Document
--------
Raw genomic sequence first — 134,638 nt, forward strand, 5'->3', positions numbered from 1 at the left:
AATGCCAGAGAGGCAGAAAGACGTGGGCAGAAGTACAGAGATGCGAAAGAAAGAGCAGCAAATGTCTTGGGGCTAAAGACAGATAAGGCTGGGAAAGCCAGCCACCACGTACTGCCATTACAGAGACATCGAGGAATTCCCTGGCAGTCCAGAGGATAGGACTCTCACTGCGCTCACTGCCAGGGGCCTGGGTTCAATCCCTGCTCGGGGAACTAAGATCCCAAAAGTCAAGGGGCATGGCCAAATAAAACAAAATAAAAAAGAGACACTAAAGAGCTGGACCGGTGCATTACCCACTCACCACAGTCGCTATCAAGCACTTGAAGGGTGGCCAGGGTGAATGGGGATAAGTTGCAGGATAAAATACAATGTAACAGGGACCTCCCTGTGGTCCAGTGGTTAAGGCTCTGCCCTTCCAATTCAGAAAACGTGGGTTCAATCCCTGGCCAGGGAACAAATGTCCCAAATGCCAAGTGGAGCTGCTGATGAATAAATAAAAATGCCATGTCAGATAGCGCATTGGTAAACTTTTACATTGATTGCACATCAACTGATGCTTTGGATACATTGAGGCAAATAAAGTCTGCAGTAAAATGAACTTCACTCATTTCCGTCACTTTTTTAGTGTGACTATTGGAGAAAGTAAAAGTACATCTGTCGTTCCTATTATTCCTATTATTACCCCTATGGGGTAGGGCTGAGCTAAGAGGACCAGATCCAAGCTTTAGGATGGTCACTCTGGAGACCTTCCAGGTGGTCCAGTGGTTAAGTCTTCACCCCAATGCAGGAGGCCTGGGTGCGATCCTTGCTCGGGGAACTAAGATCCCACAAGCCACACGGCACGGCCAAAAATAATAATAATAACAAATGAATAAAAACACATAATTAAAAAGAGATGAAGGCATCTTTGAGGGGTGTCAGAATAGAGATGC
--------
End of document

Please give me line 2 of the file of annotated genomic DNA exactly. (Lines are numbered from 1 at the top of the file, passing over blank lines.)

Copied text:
AATGCCAGAGAGGCAGAAAGACGTGGGCAGAAGTACAGAGATGCGAAAGAAAGAGCAGCAAATGTCTTGGGGCTAAAGACAGATAAGGCTGGGAAAGCCAGCCACCACGTACTGCCATTACAGAGACATCGAGGAATTCCCTGGCAGTCCAGAGGATAGGACTCTCACTGCGCTCACTGCCAGGGGCCTGGGTTCAATCCCTGCTCGGGGAACTAAGATCCCAAAAGTCAAGGGGCATGGCCAAATAAAACAAAATAAAAAAGAGACACTAAAGAGCTGGACCGGTGCATTACCCACTCACCACAGTCGCTATCAAGCACTTGAAGGGTGGCCAGGGTGAATGGGGATAAGTTGCAGGATAAAATACAATGTAACAGGGACCTCCCTGTGGTCCAGTGGTTAAGGCTCTGCCCTTCCAATTCAGAAAACGTGGGTTCAATCCCTGGCCAGGGAACAAATGTCCCAAATGCCAAGTGGAGCTGCTGATGAATAAATAAAAATGCCATGTCAGATAGCGCATTGGTAAACTTTTACATTGATTGCACATCAACTGATGCTTTGGATACATTGAGGCAAATAAAGTCTGCAGTAAAATGAACTTCACTCATTTCCGTCACTTTTTTAGTGTGACTATTGGAGAAAGTAAAAGTACATCTGTCGTTCCTATTATTCCTATTATTACCCCTATGGGGTAGGGCTGAGCTAAGAGGACCAGATCCAAGCTTTAGGATGGTCACTCTGGAGACCTTCCAGGTGGTCCAGTGGTTAAGTCTTCACCCCAATGCAGGAGGCCTGGGTGCGATCCTTGCTCGGGGAACTAAGATCCCACAAGCCACACGGCACGGCCAAAAATAATAATAATAACAAATGAATAAAAACACATAATTAAAAAGAGATGAAGGCATCTTTGAGGGGTGTCAGAATAGAGATGC